So many times I have been to this country… most recently I have visited Sarajevo as my friends were getting married…
This time I will not upload the map of the country, as Sarajevo is the Olympic city and should be known to many of travellers…
Let me start with the most beautiful thing in Sarajevo: the Baščaršija!
Sarajevo’s old bazaar and the historical and cultural center of the city. Baščaršija was built in the 15th century when Isa-Beg Isaković (Ottoman general of Bosnian origin and the first governor of the Ottoman province of Bosnia) founded the town. The word Baščaršija derives from the Turkish language. The word “baş” in Turkish literally means “head“, in some contexts however also “primary“, “main“, “capital” and “çarşı” in Turkish means “bazaar” or “market“.
If you stroll through the puzzled streets of Baščaršija, grab a coffee or shisha and watch buy some trinkets from the cute shops which line the small Old Town lanes. Nearly half of Sarajevans are there to enjoy their time too.
Sarajevo City Hall was designed in 19th century by czech architect (Bosnia and Herzegowina was back then part of Habsburg Empire) but criticized by austrian minister cause of the facade style.
It is the largest and most representative building of the Austro-Hungarian period in Sarajevo. GThe building is placed at the banks of the river Miljacka.
Very close by is an Ottoman bridge called Latin ćuprija over the river Miljacka. The northern end of the bridge was the site of the assassination of Archduke Franz Ferdinand of Austria by Gavrilo Princip in 1914, which became casus belli of World War I.
Being a huge fan of history and politics, we entered the museum. I was fascinated by the failed diplomacy and ultimatums of the then superpowered countries that brought the world into the biggest war known by that time.
Talking about historical facts, I was fascinated by the Inat Kuća – House of Spite, also very close to City Hall. The story says that during the rule of Austria-Hungary monarchy, the Habsburgs wanted to build City Hall and by that to demolish the very same house, but the owner was against that and house was moved to the other side of the river in its original form. Brick by brick, stone by stone. 🙂
Nowadays a restaurant, one can eat local food like čevapčići with kajmak (Bosnia and Herzegowina were under Ottoman rule long time, thereby muslim religion left huge impact, as well on the food and beverage habits) or burek – no pork meal.
Oe of the fascinating sites in Sarajevo is Gazi Husrev-beg Mosque built in 16th century as the largest historical mosque in Bosnia and Herzegovina and one of the most representative Ottoman structures in the Balkans. Being the central Sarajevan mosque since the days of its construction, today it also serves as the main congregational mosque of the Islamic community of Bosnia and Herzegovina. It is located in the Baščaršija neighborhood in the Stari Grad (Old town) municipality and, being one of main architectural monuments in the town, it is regularly visited by tourists.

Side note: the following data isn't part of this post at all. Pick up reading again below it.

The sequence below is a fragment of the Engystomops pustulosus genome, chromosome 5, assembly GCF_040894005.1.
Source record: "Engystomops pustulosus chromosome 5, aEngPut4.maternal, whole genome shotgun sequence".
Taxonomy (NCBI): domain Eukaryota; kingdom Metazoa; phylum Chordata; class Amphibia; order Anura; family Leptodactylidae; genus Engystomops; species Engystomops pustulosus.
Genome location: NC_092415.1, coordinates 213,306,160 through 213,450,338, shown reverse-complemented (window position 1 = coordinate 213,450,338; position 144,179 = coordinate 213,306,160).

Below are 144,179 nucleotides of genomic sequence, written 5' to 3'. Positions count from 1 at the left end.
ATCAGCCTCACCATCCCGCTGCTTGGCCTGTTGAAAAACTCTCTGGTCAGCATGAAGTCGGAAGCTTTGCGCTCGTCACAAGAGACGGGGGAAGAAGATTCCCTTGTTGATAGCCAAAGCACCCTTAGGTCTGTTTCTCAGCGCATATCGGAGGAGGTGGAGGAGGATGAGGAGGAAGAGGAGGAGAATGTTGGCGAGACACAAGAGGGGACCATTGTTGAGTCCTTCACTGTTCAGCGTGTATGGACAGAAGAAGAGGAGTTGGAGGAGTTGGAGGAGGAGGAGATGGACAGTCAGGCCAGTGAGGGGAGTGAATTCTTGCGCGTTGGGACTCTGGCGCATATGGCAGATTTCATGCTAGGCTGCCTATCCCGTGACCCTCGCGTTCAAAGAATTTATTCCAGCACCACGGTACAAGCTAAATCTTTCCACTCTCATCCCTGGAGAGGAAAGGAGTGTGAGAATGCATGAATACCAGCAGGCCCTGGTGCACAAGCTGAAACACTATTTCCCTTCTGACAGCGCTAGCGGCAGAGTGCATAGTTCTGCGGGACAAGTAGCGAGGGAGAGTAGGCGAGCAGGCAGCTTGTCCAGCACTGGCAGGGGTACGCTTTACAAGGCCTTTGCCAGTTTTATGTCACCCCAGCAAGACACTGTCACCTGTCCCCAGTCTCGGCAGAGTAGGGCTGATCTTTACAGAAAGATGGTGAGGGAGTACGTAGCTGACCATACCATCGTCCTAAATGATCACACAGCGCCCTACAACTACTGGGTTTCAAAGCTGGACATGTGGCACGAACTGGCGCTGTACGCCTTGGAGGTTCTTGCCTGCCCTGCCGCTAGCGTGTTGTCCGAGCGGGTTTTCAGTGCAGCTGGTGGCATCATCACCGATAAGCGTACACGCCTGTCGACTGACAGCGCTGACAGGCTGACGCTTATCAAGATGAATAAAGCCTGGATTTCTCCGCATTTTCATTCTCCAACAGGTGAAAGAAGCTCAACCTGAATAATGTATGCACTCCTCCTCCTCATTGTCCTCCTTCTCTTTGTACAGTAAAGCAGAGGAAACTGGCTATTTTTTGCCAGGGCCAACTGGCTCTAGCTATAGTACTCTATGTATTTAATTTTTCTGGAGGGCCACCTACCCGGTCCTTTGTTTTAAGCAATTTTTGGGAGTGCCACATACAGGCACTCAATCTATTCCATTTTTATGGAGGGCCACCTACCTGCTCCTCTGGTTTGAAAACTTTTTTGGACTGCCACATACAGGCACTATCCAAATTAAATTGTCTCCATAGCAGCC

Especially beautiful is the fountain in the courtyard.
Gazi Husrev-bey Mosque was the first mosque in the world to receive electricity and electric illumination in 1898 during the period of Austro-Hungarian Empire.
Another museum that I need to stress out it the Museum of Srebrenica. As my country of Croatia together with Bosnia and Herzegowina were attacked in 1991, on my birthday in 1995 the biggest massacre and genocide after World War II happened over muslim people in Bosnia.
More than 8,000 Muslim Bosniaks, mainly men and boys, in and around the town of Srebrenica were killed during the Bosnian War. The 16 years old boy’s boes were found in 4 different mass graves.
Nowadays, the happenig is discussed at International Criminal Tribunal for the former Yugoslavia (ICTY), located in the Hague, as a crime under international law.
In 2005, Kofi Annan, then Secretary-General of the United Nations (who failed to protect) described the mass murder as the worst crime on European soil since the Second World War.
Once you get Sarajevo, the city where the Western & Eastern Roman Empire split; where the people of the Roman Catholic west, Eastern Orthodox east and the Ottoman south, met, lived and warred – and nowadays live again together – I suggest you the climb the hills of Sarajevo and visit the fort Bijela Tabija (White Fortress).
It is an old fort overlooking the historic core of Sarajevo and a national monument of Bosnia and Herzegovina. The forthress was built in 16th century as eastern natural entrance to Sarajevo.
From there you can visit some of the coffee places and enjoy the view. You may re-think about Sarajevo as an example of historical turbulence and the clash of civilizations, as well as a beacon of hope for peace and tolerance through multi-cultural integration.